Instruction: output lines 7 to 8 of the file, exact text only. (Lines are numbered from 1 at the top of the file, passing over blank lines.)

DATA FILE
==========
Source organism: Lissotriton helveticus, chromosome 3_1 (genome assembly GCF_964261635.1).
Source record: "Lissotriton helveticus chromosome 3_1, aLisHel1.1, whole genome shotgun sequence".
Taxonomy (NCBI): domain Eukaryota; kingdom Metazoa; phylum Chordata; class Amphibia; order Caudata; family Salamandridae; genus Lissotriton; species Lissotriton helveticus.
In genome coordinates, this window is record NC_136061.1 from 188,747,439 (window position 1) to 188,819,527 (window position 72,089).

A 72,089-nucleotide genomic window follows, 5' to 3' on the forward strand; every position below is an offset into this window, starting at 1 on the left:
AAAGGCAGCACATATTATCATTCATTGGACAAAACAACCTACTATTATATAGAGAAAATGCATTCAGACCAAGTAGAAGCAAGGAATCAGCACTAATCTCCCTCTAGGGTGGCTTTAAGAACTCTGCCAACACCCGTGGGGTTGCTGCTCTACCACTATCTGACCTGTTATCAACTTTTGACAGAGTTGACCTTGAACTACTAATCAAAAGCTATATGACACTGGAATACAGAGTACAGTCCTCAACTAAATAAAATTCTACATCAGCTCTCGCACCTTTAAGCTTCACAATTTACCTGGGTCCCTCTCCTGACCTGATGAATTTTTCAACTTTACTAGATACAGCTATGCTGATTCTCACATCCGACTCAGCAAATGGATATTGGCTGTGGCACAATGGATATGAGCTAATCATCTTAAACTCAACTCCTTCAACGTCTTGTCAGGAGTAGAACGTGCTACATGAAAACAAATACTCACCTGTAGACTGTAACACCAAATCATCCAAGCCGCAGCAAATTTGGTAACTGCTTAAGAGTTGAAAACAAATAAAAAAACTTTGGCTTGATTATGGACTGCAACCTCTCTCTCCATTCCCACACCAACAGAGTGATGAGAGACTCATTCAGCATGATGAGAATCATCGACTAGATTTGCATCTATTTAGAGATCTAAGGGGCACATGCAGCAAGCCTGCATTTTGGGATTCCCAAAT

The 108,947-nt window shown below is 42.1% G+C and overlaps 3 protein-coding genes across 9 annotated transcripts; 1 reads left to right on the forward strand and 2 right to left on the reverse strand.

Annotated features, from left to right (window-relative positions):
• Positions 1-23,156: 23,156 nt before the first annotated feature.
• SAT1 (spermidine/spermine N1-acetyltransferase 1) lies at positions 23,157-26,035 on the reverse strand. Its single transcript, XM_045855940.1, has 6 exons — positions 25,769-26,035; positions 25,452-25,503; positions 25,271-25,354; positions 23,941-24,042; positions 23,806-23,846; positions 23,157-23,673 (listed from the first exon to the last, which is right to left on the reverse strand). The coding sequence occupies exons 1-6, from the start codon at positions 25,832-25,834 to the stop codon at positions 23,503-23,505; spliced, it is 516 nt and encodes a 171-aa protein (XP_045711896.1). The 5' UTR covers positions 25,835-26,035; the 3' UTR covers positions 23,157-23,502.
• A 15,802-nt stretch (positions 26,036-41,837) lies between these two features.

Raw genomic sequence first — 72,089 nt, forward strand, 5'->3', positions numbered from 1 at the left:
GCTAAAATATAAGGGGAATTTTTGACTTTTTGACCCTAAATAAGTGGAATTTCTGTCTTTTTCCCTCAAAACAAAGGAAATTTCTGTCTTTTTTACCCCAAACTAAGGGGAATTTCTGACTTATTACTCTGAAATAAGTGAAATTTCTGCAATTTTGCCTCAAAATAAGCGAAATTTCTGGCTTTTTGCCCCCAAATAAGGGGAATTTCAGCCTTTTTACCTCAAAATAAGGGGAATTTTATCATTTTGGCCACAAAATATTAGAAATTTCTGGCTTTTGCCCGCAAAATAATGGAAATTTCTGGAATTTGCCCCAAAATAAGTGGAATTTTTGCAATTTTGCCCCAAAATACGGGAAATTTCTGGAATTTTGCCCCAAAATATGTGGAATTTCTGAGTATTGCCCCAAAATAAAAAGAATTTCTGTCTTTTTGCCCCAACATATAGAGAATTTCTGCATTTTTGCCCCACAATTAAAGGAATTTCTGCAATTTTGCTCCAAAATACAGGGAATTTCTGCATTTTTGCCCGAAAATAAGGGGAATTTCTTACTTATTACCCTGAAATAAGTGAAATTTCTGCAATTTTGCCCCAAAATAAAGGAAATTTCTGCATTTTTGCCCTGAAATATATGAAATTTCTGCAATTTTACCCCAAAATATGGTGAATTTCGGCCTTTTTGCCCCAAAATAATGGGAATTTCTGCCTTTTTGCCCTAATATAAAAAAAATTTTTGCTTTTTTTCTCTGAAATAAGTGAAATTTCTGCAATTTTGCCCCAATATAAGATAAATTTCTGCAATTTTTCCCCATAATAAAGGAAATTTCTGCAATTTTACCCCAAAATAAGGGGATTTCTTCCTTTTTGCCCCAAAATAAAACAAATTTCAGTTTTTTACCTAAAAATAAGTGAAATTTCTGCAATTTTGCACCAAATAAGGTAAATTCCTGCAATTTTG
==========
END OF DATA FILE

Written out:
The 108,947-nt window shown below is 42.1% G+C and overlaps 3 protein-coding genes across 9 annotated transcripts; 1 reads left to right on the forward strand and 2 right to left on the reverse strand.

Annotated features, from left to right (window-relative positions):